The Pursuit of Excellence Practical steps toward happiness

11Mar/150

New acts, new thought

Your thoughts manifest reality.

Consider the story of two twins born with the same degenerative disease that left each unable to walk at age 20. One fell into despair and died two years later. The other rejected self pity and led a full life. Did their minds create their fates?

Why is is that so many seniors die soon after they lose their beloved spouse of 40 years? Do they give up?

You've heard of post-traumatic stress disorder, where traumatic events continue to afflict a person. But there is a phenomenon called post-traumatic growth, in which the same events lift a person to new heights of resilience. Why leads one airline crash victim to fall apart and the other into noble purpose? No doubt brain chemistry is part of the answer, but how much credit belongs to our choice of thoughts? The great majority, in my experience.

But what happens when we can't change our thoughts?

When I left a career that was no longer right for me I wandered for a year along deepening mental grooves, panicked about money, lacking identity, fearful I would never find purpose. I tried but could not change my thoughts. Exasperated, I changed my actions, and the negativity evaporated. I learned that the thought-reality connection works in both directions.

A psychologist wrote a beautiful magazine article about a woman who came to see her. Her husband had become unhappy and listless. He put all of his energy into a job he hated and at home watched TV all night. This woman convinced her skeptical husband to see this psychologist, who gave him one task: when you park your car at work tomorrow, take a winding route to the front door.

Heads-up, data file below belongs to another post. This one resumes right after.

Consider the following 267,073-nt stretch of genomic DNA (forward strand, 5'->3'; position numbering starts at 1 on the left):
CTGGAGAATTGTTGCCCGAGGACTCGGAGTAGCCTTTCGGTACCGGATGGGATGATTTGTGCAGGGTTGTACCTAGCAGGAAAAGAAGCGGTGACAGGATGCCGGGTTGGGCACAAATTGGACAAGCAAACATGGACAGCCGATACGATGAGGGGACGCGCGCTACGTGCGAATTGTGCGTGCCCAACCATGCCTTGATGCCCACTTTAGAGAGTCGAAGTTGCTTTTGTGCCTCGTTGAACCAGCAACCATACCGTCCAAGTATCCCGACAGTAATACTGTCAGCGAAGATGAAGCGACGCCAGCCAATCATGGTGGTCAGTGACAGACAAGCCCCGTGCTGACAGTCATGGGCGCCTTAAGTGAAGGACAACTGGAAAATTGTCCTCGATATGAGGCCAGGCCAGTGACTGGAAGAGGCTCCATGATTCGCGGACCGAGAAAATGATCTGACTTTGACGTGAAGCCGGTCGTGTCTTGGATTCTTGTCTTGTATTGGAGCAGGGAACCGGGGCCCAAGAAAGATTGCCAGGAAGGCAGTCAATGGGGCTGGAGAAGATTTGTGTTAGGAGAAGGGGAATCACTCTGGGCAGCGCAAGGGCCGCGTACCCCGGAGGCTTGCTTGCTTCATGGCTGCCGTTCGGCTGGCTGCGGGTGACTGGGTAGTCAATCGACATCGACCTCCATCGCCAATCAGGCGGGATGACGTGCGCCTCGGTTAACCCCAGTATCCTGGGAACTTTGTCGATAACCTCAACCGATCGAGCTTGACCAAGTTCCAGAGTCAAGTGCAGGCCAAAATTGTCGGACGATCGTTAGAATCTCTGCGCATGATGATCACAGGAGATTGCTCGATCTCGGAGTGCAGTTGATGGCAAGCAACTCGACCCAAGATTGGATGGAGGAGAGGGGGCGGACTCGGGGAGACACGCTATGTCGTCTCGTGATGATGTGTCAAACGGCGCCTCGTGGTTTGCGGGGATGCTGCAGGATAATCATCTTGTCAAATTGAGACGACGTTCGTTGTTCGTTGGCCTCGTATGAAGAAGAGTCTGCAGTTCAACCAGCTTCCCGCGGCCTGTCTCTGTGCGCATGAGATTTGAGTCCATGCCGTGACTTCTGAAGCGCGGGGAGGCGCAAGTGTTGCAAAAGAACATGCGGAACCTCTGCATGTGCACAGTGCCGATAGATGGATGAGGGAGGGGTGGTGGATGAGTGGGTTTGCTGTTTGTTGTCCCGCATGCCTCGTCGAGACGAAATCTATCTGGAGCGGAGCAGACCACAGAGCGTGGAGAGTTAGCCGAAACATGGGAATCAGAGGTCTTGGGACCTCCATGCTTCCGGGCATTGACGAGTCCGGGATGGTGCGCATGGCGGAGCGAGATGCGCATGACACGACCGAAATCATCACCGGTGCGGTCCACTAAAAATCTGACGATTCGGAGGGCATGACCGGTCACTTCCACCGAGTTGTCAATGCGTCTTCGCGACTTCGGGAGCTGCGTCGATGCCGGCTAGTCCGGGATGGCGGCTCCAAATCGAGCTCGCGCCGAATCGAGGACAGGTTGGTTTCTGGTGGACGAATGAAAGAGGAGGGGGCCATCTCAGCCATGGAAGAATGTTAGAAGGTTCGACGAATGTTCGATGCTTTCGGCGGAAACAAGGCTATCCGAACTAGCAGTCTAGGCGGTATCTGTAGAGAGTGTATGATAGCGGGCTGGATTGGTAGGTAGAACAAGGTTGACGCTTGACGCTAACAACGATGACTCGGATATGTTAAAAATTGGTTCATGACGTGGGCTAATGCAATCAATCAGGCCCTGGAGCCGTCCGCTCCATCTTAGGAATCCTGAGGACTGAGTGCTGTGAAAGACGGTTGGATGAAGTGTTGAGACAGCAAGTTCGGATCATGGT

On Monday morning, instead of making a bee-line to the office, he walked around his car, turned left, walked two cars up, turned again, and walked forward in an arc to the door. He tried small variations on this route for the next few days. After a week the wife returned to the psychologist.

"What did you do to him?" she asked. "He's a completely different person!"

At home he was funny, thoughtful, and gave up TV.

The smallest act can be the catalyst for great change.

These last few weeks my major project has led me into a routine and life has turned grey around the edges. Today I'm exploring the city, far from any familiar grooves.

If you find yourself in a grey space, do something new. Playing banjo in your underwear in the bathroom could lead you to something great.